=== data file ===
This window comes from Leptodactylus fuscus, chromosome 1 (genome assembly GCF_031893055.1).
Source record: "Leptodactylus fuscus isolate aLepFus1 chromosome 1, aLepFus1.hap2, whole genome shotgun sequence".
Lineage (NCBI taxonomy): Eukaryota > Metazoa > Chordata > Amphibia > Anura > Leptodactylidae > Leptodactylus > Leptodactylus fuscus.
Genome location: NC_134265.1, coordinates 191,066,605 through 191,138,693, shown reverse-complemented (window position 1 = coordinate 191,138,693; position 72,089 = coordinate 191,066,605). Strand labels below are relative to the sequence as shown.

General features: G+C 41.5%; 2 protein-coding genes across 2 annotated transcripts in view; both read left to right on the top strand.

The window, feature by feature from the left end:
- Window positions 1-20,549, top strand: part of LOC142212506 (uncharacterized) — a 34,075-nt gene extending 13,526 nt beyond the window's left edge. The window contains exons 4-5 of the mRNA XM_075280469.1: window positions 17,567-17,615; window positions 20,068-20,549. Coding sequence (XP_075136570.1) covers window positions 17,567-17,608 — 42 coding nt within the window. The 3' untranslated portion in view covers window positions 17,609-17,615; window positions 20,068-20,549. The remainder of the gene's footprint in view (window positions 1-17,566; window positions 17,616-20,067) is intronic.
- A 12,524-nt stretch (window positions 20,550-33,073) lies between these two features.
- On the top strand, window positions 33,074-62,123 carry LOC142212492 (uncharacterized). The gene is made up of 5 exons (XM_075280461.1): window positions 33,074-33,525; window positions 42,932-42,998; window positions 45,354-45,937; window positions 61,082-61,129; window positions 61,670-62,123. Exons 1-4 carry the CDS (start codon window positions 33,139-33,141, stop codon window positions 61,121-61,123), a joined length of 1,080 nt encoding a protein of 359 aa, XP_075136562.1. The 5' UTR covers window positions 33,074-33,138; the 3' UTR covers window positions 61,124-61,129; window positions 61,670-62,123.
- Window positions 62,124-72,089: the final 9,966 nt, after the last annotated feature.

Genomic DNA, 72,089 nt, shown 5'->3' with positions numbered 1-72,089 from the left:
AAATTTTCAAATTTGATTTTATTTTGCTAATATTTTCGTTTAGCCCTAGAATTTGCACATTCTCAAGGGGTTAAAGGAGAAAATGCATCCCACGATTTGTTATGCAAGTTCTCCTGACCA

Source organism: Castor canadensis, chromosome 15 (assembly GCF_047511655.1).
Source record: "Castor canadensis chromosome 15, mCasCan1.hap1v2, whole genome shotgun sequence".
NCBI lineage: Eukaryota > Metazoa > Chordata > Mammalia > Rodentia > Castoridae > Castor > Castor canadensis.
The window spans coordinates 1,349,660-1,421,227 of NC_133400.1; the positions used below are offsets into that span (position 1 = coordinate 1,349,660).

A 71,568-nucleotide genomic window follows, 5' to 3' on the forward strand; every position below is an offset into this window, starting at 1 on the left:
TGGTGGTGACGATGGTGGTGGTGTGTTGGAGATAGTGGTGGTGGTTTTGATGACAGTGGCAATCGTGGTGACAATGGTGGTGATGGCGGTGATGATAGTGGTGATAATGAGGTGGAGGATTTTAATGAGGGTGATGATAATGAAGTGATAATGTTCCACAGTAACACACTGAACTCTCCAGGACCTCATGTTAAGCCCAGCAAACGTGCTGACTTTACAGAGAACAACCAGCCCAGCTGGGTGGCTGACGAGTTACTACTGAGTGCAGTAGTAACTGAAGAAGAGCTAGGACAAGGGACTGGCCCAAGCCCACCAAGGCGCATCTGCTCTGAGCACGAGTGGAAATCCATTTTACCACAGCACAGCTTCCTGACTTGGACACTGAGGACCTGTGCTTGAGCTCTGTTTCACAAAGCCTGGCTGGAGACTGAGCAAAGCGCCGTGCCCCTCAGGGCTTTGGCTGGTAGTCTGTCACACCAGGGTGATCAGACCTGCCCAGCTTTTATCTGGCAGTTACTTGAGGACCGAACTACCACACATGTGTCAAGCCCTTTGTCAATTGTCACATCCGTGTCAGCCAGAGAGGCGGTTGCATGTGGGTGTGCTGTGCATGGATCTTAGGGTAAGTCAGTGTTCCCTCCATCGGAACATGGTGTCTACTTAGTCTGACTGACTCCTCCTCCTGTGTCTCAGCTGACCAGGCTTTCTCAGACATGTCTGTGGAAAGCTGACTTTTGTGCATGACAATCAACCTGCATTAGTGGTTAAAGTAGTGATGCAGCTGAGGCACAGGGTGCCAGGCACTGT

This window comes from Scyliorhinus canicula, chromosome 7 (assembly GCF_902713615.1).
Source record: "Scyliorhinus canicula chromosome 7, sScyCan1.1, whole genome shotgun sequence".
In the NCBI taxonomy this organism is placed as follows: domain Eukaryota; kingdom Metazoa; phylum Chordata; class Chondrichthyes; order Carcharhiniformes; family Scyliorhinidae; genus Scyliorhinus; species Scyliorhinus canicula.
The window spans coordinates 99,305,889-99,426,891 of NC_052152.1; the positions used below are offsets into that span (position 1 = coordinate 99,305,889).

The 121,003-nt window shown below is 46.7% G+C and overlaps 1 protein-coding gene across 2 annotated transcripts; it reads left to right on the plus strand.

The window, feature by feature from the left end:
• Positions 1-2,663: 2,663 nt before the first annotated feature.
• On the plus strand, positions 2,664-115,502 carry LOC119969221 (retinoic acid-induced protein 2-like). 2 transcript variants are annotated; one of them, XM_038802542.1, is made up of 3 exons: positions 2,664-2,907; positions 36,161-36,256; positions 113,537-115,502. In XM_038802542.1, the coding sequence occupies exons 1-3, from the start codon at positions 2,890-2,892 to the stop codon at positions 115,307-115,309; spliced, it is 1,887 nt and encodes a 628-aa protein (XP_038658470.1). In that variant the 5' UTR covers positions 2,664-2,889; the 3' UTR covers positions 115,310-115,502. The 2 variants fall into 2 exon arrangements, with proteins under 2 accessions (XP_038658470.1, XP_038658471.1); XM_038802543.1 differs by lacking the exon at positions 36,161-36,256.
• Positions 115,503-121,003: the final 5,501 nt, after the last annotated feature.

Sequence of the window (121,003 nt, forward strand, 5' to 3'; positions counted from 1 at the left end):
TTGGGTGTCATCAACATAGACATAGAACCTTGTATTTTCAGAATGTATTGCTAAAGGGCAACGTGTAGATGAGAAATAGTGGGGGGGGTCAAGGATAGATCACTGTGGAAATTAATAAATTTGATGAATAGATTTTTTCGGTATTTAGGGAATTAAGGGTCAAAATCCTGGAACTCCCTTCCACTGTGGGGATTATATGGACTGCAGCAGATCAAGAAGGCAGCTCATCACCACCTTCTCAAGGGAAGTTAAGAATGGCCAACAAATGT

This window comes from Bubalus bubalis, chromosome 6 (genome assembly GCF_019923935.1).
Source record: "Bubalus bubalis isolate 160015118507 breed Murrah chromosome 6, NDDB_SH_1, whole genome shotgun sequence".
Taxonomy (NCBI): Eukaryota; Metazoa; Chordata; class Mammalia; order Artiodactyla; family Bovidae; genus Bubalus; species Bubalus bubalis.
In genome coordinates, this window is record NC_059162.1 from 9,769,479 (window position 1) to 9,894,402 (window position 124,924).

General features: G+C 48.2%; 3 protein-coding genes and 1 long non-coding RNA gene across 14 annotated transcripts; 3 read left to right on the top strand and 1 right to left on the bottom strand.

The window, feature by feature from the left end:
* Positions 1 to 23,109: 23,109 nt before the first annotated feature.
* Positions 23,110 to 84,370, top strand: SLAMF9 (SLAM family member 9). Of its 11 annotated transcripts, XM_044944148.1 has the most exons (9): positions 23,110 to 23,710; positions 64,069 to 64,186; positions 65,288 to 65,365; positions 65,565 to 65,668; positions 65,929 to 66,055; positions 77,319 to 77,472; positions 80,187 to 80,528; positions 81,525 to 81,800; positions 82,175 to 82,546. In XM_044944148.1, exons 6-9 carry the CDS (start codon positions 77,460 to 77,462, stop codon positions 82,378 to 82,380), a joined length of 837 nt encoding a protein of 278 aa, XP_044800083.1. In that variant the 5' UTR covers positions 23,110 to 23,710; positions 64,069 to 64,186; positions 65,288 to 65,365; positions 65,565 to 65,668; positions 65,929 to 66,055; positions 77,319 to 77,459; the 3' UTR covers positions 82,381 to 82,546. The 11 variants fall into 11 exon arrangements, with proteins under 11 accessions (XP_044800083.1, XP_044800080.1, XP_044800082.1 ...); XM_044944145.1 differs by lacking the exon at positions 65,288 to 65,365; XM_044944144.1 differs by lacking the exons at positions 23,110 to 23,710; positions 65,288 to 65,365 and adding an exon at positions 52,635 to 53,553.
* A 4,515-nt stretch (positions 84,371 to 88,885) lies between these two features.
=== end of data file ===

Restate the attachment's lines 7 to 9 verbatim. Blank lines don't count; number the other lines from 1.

- Window positions 1-20,549, top strand: part of LOC142212506 (uncharacterized) — a 34,075-nt gene extending 13,526 nt beyond the window's left edge. The window contains exons 4-5 of the mRNA XM_075280469.1: window positions 17,567-17,615; window positions 20,068-20,549. Coding sequence (XP_075136570.1) covers window positions 17,567-17,608 — 42 coding nt within the window. The 3' untranslated portion in view covers window positions 17,609-17,615; window positions 20,068-20,549. The remainder of the gene's footprint in view (window positions 1-17,566; window positions 17,616-20,067) is intronic.
- A 12,524-nt stretch (window positions 20,550-33,073) lies between these two features.
- On the top strand, window positions 33,074-62,123 carry LOC142212492 (uncharacterized). The gene is made up of 5 exons (XM_075280461.1): window positions 33,074-33,525; window positions 42,932-42,998; window positions 45,354-45,937; window positions 61,082-61,129; window positions 61,670-62,123. Exons 1-4 carry the CDS (start codon window positions 33,139-33,141, stop codon window positions 61,121-61,123), a joined length of 1,080 nt encoding a protein of 359 aa, XP_075136562.1. The 5' UTR covers window positions 33,074-33,138; the 3' UTR covers window positions 61,124-61,129; window positions 61,670-62,123.